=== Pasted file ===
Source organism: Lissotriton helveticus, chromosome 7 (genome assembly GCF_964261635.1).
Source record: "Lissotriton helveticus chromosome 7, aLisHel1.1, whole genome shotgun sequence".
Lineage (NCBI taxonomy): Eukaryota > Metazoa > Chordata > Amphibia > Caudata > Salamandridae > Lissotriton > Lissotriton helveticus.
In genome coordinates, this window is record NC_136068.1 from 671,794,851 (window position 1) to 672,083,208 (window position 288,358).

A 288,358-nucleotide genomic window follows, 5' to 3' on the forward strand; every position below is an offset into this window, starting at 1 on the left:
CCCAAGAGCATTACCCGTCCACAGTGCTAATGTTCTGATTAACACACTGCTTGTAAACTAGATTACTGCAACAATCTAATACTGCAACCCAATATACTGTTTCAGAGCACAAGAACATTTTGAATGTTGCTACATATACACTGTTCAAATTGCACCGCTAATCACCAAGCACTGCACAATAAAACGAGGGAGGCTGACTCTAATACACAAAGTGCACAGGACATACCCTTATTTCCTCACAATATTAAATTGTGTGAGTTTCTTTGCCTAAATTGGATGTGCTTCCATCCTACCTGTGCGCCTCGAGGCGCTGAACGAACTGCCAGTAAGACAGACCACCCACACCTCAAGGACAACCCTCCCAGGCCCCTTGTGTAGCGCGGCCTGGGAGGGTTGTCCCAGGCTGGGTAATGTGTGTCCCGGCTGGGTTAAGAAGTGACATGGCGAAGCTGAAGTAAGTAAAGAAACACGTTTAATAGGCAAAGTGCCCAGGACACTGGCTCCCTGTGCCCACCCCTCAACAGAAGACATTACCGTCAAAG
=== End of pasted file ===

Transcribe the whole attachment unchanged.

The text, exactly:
Source organism: Lissotriton helveticus, chromosome 7 (genome assembly GCF_964261635.1).
Source record: "Lissotriton helveticus chromosome 7, aLisHel1.1, whole genome shotgun sequence".
Lineage (NCBI taxonomy): Eukaryota > Metazoa > Chordata > Amphibia > Caudata > Salamandridae > Lissotriton > Lissotriton helveticus.
In genome coordinates, this window is record NC_136068.1 from 671,794,851 (window position 1) to 672,083,208 (window position 288,358).

A 288,358-nucleotide genomic window follows, 5' to 3' on the forward strand; every position below is an offset into this window, starting at 1 on the left:
CCCAAGAGCATTACCCGTCCACAGTGCTAATGTTCTGATTAACACACTGCTTGTAAACTAGATTACTGCAACAATCTAATACTGCAACCCAATATACTGTTTCAGAGCACAAGAACATTTTGAATGTTGCTACATATACACTGTTCAAATTGCACCGCTAATCACCAAGCACTGCACAATAAAACGAGGGAGGCTGACTCTAATACACAAAGTGCACAGGACATACCCTTATTTCCTCACAATATTAAATTGTGTGAGTTTCTTTGCCTAAATTGGATGTGCTTCCATCCTACCTGTGCGCCTCGAGGCGCTGAACGAACTGCCAGTAAGACAGACCACCCACACCTCAAGGACAACCCTCCCAGGCCCCTTGTGTAGCGCGGCCTGGGAGGGTTGTCCCAGGCTGGGTAATGTGTGTCCCGGCTGGGTTAAGAAGTGACATGGCGAAGCTGAAGTAAGTAAAGAAACACGTTTAATAGGCAAAGTGCCCAGGACACTGGCTCCCTGTGCCCACCCCTCAACAGAAGACATTACCGTCAAAG